New Orleans Mayor Mitch Landrieu, right, holds down construction tape for his father, former mayor Moon Landrieu, left, at Moonwalk Park after a press conference announcing that the city has finalized plans for multiple riverfront redevelopment projects that will create one continuous publicly accessible stretch of property between Spanish Plaza and Crescent Park, in New Orleans, Friday, Oct. 27, 2017.

There are several issues and races on the ballot throughout south Louisiana for today's election, including a statewide contest to pick the next treasurer and a high-profile race for mayor in New Orleans. We urge everyone to go to the polls and vote.

One measure that deserves support is a proposed change to the governing charter in Orleans Parish that relates to a rainy-day fund for the city.

The current city administration is about to become a lame duck as voters cast ballots for a new mayor and remaining runoffs for the City Council.

But New Orleans' outgoing public servants have a right to be proud of their role in righting the financial ship and improving the city's bond ratings. The city was once flat broke because of the 2005 hurricanes and government mismanagement — some of it predating the Nagin administration, but probably made worse during his corrupt and negligent tenure.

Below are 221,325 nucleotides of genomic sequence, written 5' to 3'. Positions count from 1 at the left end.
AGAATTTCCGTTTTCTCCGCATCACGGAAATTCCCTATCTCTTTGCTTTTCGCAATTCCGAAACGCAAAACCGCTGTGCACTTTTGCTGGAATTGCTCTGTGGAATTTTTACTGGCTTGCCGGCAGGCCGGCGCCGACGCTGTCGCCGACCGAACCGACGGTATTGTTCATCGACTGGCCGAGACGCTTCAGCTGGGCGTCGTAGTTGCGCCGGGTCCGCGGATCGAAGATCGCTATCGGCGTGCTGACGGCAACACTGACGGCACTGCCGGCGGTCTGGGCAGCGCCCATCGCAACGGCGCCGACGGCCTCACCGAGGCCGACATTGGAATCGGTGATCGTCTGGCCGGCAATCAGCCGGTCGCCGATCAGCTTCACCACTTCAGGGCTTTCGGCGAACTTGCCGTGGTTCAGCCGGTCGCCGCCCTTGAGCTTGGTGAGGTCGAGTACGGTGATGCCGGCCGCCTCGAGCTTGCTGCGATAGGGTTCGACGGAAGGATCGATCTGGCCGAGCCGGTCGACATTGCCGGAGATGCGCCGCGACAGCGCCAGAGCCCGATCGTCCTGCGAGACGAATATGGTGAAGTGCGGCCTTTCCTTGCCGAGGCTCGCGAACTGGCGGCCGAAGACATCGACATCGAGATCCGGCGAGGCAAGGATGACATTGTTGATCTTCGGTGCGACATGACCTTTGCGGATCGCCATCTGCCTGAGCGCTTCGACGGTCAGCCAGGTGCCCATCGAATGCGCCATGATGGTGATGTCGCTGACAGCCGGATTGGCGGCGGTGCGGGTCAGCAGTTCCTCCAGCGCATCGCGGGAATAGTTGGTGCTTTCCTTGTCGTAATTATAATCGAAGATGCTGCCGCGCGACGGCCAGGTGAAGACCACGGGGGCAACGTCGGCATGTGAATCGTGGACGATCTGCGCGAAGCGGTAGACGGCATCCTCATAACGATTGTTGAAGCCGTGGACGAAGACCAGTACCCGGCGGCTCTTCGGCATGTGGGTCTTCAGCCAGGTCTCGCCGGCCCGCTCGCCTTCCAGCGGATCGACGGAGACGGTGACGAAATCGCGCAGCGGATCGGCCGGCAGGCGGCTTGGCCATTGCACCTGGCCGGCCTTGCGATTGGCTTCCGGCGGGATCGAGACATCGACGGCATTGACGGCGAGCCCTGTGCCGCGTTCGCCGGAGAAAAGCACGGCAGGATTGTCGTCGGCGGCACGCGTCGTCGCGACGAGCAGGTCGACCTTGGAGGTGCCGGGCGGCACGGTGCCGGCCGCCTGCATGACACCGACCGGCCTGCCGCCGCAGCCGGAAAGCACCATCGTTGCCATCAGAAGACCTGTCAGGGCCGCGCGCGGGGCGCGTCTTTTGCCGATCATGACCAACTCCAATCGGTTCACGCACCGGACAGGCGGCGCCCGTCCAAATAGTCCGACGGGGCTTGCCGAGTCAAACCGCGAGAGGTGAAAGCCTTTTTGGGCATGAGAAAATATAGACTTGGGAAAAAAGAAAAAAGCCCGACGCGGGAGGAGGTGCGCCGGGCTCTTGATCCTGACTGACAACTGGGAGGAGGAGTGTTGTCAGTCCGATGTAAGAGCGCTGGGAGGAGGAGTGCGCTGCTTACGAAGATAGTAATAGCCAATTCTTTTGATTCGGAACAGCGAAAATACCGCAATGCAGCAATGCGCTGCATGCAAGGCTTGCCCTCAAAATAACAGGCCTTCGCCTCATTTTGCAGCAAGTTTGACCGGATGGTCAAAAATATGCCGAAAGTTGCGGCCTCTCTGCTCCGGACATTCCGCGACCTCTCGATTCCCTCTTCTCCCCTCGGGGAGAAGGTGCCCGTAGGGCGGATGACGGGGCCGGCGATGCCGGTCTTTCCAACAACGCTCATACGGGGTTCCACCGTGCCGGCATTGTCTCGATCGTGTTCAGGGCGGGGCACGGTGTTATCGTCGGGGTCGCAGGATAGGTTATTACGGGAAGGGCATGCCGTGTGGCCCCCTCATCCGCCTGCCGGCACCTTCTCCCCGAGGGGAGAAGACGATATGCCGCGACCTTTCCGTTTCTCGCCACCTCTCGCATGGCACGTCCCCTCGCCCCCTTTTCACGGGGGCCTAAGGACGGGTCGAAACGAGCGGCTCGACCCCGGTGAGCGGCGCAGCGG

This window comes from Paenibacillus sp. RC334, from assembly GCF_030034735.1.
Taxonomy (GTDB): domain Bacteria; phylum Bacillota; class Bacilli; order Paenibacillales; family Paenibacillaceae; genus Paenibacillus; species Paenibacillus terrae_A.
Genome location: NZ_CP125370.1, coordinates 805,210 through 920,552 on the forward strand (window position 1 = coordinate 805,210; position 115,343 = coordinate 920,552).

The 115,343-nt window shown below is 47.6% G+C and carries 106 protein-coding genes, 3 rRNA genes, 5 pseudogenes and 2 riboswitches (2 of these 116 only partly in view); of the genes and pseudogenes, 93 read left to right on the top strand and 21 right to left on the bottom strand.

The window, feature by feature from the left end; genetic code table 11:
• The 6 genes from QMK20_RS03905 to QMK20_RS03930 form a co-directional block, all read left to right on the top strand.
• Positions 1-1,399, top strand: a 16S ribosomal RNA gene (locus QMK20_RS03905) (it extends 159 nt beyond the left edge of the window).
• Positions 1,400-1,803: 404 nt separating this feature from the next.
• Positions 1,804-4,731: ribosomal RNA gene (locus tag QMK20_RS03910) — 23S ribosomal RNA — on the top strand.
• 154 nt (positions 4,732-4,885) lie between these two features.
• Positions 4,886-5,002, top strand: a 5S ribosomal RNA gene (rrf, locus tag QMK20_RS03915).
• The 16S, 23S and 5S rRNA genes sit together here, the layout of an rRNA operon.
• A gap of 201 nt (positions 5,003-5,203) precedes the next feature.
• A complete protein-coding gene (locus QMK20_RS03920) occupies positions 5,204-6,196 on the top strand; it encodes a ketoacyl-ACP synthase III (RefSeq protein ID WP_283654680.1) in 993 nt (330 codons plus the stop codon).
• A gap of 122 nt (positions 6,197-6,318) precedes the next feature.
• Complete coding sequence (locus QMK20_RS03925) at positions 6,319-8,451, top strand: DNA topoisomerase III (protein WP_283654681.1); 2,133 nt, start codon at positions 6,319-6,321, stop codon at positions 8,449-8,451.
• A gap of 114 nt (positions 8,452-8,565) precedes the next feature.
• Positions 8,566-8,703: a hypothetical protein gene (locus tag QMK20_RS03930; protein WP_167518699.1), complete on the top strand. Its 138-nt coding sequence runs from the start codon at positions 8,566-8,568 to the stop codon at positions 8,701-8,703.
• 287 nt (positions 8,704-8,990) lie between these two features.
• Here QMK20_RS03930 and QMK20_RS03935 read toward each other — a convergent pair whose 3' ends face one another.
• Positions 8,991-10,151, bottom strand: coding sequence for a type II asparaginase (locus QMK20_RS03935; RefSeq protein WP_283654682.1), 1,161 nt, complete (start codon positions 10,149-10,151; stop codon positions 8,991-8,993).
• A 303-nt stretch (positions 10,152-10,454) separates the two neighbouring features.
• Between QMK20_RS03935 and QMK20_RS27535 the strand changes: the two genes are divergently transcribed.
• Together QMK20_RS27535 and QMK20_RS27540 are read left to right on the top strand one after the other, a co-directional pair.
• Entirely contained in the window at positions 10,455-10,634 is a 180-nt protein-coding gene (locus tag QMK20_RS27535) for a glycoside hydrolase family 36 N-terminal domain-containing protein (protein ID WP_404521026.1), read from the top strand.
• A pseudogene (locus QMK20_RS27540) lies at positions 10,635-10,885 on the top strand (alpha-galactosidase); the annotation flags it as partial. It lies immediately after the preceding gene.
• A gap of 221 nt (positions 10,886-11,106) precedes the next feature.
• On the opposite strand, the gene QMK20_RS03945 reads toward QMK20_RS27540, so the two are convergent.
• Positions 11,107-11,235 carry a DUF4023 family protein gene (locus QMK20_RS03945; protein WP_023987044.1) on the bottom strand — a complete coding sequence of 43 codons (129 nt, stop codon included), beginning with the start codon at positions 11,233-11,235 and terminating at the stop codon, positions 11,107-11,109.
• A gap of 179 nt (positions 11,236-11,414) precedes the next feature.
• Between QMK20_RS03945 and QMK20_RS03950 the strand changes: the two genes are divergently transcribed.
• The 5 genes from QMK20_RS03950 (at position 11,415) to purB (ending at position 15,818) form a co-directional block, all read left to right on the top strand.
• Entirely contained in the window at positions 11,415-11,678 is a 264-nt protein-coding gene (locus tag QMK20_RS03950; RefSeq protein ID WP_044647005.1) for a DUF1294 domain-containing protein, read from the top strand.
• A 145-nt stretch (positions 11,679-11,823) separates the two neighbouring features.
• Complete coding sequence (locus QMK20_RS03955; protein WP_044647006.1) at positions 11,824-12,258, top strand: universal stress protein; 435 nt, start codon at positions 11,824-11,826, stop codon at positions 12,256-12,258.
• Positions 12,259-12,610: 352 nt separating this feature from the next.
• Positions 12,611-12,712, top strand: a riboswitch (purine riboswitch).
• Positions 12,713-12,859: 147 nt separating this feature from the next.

Since 2010, tough financial decisions have been made by Mayor Mitch Landrieu and two councils. Today, voters have a chance to put into the charter a final financial improvement: a "rainy day" fund that will protect the city's financial base.

The proposed amendment to the charter protects a portion of the city's fund balance as a “rainy day” fund. The council would be required to maintain the balance equal to 5 percent of the average general fund expenditures over the preceding five years. That is recurring expenditures, not one-time money.

That would be about $27 million today. As with all rainy day funds, the money can be tapped in a genuine emergency — flooding or hurricanes or both, for example — by a two-thirds majority of the council. Other events might be a financial emergency, such as the national financial crash in 2008, or unexpected costs required of the city by the U.S. government.

With a fund balance of around twice the amount affected by the charter change, this proposal does not tie the hands of the new administration coming in May. Currently the fund balance can be spent by a simple majority vote of the council.

The Bureau of Governmental Research backs the charter amendment, saying that while it is not an ironclad savings account, it is in line with best-practices in other city governments. "The requirement of a supermajority council vote for appropriations from the Savings Fund offers a check on misuse," BGR said. "Still, it is imperative that the council adhere to the amendment's clear intent and limit appropriations to times when the city faces a critical financial need."

James Madison once said that if men were angels, there would be no need of government. And if all public officials were angels, there would not be a need to write financial prudence into city charters. Common sense would do.

Alas, we're not there yet. We urge city voters to approve the charter amendment.